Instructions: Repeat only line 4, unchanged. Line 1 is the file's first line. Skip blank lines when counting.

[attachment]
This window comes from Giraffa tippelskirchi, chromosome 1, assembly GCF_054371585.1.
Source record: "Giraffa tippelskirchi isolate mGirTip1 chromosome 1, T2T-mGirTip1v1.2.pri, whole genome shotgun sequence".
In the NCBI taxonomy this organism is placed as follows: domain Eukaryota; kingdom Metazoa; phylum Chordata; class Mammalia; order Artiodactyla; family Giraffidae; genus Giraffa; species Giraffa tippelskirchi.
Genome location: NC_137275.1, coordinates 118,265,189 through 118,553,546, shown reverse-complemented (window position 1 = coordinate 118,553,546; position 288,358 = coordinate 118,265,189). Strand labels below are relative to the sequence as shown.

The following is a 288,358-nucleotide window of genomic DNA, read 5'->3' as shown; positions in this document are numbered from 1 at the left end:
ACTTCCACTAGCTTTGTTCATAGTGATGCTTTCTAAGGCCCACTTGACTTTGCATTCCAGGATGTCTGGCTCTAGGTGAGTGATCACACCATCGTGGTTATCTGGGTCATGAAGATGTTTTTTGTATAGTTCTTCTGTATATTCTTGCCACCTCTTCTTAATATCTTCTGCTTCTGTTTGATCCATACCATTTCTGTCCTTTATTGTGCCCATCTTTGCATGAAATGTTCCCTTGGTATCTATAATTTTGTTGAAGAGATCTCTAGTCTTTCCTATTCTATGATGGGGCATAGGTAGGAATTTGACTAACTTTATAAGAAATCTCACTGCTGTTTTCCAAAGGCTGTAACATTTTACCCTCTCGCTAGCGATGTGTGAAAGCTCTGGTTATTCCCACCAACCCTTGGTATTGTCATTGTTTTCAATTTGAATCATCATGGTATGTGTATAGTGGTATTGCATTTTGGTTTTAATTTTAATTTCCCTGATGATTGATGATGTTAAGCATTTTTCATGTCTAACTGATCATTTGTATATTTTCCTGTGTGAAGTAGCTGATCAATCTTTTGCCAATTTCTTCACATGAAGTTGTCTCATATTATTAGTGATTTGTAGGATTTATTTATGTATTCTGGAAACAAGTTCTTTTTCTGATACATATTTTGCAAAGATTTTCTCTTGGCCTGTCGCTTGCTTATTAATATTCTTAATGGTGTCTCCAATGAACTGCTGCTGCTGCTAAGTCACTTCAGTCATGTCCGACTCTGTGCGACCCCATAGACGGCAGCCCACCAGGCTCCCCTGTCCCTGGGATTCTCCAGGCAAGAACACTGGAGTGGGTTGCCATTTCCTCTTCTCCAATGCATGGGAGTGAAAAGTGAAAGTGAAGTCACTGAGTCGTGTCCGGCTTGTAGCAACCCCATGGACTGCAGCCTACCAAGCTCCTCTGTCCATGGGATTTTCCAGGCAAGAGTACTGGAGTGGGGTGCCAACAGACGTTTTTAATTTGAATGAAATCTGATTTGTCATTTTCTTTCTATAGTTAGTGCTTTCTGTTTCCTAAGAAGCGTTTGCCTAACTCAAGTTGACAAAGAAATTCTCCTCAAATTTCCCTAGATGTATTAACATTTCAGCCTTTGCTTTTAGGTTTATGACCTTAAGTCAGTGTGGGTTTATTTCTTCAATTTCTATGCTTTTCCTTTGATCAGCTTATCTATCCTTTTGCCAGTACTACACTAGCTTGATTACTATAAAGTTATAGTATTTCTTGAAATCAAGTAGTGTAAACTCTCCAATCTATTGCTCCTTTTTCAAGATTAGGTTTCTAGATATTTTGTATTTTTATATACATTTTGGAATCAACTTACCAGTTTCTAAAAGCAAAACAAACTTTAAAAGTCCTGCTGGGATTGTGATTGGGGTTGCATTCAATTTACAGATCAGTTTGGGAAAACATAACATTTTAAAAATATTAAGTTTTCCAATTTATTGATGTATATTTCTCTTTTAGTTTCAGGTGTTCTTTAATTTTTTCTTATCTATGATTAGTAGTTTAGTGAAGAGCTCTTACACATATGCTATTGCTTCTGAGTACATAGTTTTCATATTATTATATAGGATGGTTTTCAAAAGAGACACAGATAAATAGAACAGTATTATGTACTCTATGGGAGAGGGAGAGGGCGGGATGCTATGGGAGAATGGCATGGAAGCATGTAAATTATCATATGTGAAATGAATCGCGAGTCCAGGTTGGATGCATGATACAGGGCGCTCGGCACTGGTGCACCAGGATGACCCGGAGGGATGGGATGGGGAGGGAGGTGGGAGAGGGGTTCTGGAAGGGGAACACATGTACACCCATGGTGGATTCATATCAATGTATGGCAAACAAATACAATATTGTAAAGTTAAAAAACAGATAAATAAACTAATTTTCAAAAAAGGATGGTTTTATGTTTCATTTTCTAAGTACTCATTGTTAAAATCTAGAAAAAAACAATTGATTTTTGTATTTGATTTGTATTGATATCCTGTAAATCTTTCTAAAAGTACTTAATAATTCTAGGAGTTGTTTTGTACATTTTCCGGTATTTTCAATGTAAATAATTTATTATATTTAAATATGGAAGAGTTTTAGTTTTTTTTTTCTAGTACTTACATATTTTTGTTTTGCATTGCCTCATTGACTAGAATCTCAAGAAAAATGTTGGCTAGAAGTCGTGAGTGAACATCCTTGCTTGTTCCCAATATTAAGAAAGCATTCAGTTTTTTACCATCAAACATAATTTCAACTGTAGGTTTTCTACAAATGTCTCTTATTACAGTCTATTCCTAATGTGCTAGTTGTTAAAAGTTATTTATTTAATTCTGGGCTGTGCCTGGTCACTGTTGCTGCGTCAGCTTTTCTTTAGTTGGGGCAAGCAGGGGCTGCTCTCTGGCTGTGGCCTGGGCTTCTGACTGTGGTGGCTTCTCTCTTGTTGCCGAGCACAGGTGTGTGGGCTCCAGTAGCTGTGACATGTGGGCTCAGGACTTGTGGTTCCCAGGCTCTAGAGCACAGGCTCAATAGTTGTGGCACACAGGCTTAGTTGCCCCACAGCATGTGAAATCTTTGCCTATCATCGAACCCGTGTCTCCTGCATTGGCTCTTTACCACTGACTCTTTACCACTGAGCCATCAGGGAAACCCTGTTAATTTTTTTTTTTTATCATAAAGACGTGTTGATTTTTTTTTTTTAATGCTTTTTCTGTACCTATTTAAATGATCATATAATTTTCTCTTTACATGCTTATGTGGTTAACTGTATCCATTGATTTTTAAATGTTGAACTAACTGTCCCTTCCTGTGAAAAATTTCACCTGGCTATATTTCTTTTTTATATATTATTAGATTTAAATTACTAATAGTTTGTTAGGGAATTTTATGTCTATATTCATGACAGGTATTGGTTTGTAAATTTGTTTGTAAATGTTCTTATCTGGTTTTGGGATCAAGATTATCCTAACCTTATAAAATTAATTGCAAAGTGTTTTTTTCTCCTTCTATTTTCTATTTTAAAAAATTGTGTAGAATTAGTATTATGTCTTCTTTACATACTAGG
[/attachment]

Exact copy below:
Genome location: NC_137275.1, coordinates 118,265,189 through 118,553,546, shown reverse-complemented (window position 1 = coordinate 118,553,546; position 288,358 = coordinate 118,265,189). Strand labels below are relative to the sequence as shown.